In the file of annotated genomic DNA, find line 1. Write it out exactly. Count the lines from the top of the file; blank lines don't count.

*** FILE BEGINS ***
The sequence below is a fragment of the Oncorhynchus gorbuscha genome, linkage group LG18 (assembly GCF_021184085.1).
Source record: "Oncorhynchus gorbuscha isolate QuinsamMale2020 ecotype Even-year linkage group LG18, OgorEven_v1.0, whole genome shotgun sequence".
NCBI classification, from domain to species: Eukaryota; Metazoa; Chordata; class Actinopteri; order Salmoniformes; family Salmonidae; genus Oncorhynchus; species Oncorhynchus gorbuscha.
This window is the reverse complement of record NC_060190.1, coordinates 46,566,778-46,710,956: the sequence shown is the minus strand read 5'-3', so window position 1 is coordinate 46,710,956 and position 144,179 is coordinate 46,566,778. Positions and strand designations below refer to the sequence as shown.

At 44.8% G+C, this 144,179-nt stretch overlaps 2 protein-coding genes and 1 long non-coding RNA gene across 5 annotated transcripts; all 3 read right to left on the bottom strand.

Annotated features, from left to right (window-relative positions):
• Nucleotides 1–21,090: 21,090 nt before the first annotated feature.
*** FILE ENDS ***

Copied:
The sequence below is a fragment of the Oncorhynchus gorbuscha genome, linkage group LG18 (assembly GCF_021184085.1).